Daggett, David, 1764-1851

Alternative names
Dates:
Birth 1764-12-31
Death 1851-04-12

Biographical notes:

David Daggett: Connecticut lawyer, jurist, politician; U.S. Senator, 1813-1819; Kent Professor of Law, Yale University, 1826-1848.

From the description of David Daggett papers, 1781-1851 (inclusive). (Unknown). WorldCat record id: 702168609

American jurist.

From the description of Autograph letter signed : New Haven, to Josiah Williams, merchant in Middletown, 1809 Dec. 25. (Unknown). WorldCat record id: 270525969

From the description of Autograph letter signed : New Haven, to William Leffingwell, 1794 Mar. 6. (Unknown). WorldCat record id: 270525954

From the description of Autograph letter signed : New Haven, to Jedediah Huntingtn, 1800 Jul. 7. (Unknown). WorldCat record id: 270525947

From the description of Autograph letter signed : New Haven, to Noah Webster, 1813 Aug. 12. (Unknown). WorldCat record id: 270525962

From the description of Autograph letter signed : New Haven, to Samuel M. Hopkins, 1809 Jul. 15. (Unknown). WorldCat record id: 270525928

Lawyer, jurist, politician, U.S. Senator (1813-1819), and Kent Professor of Law, Yale University (1826-1848). Resident and mayor of New Haven, Conn.

http://bioguide.congress.gov/scripts/biodisplay.pl?index=d000002

From the description of David Daggett note to John Babcock, 1820 Mar. 19. (Litchfield Historical Society). WorldCat record id: 747430625

David Daggett: Connecticut lawyer, jurist, politician; U.S. Senator, 1813-1819; Kent Professor of Law, Yale University, 1826-1848.

David Daggett, Connecticut lawyer, politician, jurist, teacher, and author was born in Attleborough, Massachusetts on December 31, 1764, the sixth of nine children of Thomas and Sibulah (Stanley) Daggett.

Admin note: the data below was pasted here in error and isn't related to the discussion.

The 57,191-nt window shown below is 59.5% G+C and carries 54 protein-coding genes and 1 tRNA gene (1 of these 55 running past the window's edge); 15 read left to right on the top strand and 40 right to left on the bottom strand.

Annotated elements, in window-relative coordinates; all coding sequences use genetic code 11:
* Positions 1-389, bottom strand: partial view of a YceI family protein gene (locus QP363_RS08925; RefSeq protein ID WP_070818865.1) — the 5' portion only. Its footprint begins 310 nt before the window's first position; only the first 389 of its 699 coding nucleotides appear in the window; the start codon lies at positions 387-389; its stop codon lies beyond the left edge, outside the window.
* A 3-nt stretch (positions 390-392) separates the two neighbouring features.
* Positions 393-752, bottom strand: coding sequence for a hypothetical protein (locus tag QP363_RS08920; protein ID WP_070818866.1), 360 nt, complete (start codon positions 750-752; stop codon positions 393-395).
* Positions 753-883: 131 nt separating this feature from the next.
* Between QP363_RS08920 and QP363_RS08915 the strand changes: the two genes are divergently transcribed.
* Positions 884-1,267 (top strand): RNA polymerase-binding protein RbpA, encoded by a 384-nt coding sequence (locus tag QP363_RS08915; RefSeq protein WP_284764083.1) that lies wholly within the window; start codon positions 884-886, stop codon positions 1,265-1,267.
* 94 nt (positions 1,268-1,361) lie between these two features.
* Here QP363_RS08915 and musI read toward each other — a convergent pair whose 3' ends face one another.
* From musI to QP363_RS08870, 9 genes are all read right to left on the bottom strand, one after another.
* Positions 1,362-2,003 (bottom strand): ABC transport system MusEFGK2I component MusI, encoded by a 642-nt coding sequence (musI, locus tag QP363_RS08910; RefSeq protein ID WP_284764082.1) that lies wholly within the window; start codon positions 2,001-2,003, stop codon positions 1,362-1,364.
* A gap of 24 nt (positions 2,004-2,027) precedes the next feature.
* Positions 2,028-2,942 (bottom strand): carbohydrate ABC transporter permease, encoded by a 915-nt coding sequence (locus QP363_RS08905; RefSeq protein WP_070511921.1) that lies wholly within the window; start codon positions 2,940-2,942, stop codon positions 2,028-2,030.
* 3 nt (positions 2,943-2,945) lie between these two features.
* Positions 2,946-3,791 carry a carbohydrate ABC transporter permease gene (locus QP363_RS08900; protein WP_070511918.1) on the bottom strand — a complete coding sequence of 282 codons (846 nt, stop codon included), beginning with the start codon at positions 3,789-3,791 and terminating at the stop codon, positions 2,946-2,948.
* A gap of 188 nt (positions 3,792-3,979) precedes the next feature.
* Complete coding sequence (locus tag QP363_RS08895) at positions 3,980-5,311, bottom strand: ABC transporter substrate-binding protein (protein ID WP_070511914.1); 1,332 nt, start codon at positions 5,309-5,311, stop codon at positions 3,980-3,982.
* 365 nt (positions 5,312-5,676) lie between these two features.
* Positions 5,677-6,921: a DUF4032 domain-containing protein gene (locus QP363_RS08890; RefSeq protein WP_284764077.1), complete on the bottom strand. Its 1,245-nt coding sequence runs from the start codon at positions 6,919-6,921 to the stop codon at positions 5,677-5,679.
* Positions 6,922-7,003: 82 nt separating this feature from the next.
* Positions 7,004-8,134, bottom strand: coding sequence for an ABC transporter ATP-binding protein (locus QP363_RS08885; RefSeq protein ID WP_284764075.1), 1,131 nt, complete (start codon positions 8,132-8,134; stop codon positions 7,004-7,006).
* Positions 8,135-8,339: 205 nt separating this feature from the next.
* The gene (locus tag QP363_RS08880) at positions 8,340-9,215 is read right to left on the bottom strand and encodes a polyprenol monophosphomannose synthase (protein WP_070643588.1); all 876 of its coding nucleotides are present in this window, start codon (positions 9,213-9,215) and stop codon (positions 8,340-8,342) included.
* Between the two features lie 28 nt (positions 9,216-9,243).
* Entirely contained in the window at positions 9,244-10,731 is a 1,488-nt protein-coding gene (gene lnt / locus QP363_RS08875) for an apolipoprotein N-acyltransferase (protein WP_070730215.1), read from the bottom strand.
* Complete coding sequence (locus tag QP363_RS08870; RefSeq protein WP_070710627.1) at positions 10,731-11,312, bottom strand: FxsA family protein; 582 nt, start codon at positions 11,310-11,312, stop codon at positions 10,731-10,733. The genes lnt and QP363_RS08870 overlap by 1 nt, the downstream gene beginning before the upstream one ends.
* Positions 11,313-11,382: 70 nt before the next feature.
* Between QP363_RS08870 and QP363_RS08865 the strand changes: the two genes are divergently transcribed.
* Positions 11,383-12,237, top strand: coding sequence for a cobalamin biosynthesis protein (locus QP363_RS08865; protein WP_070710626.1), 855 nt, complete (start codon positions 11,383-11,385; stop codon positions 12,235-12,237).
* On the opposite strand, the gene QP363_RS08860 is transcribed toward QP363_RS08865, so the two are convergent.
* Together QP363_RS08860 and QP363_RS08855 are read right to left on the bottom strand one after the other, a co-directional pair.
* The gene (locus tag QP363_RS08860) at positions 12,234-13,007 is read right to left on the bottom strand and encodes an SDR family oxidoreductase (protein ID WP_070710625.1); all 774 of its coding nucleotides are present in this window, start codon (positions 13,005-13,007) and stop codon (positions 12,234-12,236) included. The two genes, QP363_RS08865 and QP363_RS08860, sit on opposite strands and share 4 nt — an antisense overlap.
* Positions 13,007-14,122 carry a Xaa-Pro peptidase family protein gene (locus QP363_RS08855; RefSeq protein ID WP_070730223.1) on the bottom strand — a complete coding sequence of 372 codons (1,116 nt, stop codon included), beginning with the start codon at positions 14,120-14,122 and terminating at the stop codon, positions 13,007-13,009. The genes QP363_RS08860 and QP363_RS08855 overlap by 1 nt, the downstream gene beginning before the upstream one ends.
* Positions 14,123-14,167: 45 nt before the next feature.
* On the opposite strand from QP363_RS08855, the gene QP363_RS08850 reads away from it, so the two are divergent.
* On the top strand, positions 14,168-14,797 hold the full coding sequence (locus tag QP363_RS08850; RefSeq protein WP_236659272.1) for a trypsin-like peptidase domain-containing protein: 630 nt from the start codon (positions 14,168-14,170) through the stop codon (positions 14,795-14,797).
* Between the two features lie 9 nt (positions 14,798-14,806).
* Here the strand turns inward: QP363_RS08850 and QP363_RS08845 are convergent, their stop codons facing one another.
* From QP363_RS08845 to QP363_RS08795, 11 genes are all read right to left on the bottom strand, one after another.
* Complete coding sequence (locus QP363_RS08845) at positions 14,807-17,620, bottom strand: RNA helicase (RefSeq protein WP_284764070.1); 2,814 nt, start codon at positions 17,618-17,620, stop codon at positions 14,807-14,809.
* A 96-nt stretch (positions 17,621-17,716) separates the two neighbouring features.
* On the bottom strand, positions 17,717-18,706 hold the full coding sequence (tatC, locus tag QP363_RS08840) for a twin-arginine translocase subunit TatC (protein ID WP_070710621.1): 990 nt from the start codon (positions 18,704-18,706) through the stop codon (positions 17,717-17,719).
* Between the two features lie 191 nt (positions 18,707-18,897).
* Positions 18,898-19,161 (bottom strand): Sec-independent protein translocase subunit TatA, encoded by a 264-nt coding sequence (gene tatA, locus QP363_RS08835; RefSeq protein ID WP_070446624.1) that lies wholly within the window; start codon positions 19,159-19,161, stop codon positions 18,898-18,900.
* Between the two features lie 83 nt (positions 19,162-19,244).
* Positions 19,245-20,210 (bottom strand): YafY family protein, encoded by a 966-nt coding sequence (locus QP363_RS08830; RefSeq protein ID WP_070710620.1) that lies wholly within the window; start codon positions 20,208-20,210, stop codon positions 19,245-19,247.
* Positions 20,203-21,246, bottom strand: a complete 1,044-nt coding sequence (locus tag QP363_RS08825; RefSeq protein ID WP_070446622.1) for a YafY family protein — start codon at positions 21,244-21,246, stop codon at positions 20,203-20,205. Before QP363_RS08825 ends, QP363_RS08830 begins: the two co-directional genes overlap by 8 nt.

After graduating from Yale in 1783, he supported himself by teaching in the Hopkins Grammar School, during which time he studied law under Charles Chauncey. In January 1786, he was admitted to the Connecticut bar. In October of 1791, he was elected to the Connecticut General Assembly from New Haven where he served continuously (the last three years as Speaker) until 1797, when he was elected to the Council. Daggett's tenure in the Council was marked, as was in fact his entire subsequent career, by those political principles which made him one of the prominent figures in the Federalist Party.

He retained his seat in the Council until his resignation in 1804. In 1805, he was again elected to the Assembly, serving until 1809, at which time he again became a member of the Council.

In June of 1811, he was appointed State's Attorney for New Haven County and in 1812 was a Presidential elector.

In May of 1813, Daggett was elected to the United States Senate as a Federalist where he pursued much the same course as the other New England Federalists as a defender of states' rights.

At the close of his senatorial term in 1819, he returned to New Haven and his law practice. In 1824, he was appointed an associate instructor in the Yale Law School and in 1826 as Kent Professor of Law, a post he held until 1848.

He also served as Associate Justice of the Superior Court of Connecticut from 1826 to 1832, when he was made Chief Justices of the Supreme Court of Errors, a position he held until 1834, when he reached the mandatory retirement age of seventy. He was also Mayor of the City of New Haven from 1828 to 1830.

On September 10, 1786, he married Wealthy Ann Munson, daughter of Dr. Eneas Munson of New Haven. Following her death on July 9, 1839, he married, May 4, 1840, Mary Lines, daughter of Capt. Major and Susanna (Mansfield) Lines.

David Daggett died on April 12, 1851, in his eighty-seventh year.

From the guide to the David Daggett papers, 1781-1851, (Manuscripts and Archives)

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http://n2t.net/ark:/99166/w6gf1dzj
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Subjects:

  • Pensions
  • Prison homicide
  • Prison wardens
  • Hanging
  • Law
  • Senators, U.S. Congress
  • Booksellers and bookselling
  • Patents--Fees

Occupations:

  • Politicians
  • Lawyers
  • Educators

Places:

  • Connecticut (as recorded)
  • United States (as recorded)
  • New Haven, (Conn.) (as recorded)
  • United States (as recorded)
  • New Haven (Conn.) (as recorded)
  • Connecticut (as recorded)
  • Connecticut (as recorded)
  • Connecticut (as recorded)
  • Connecticut--New Haven (as recorded)
  • Connecticut (as recorded)
  • United States (as recorded)
  • Connecticut (as recorded)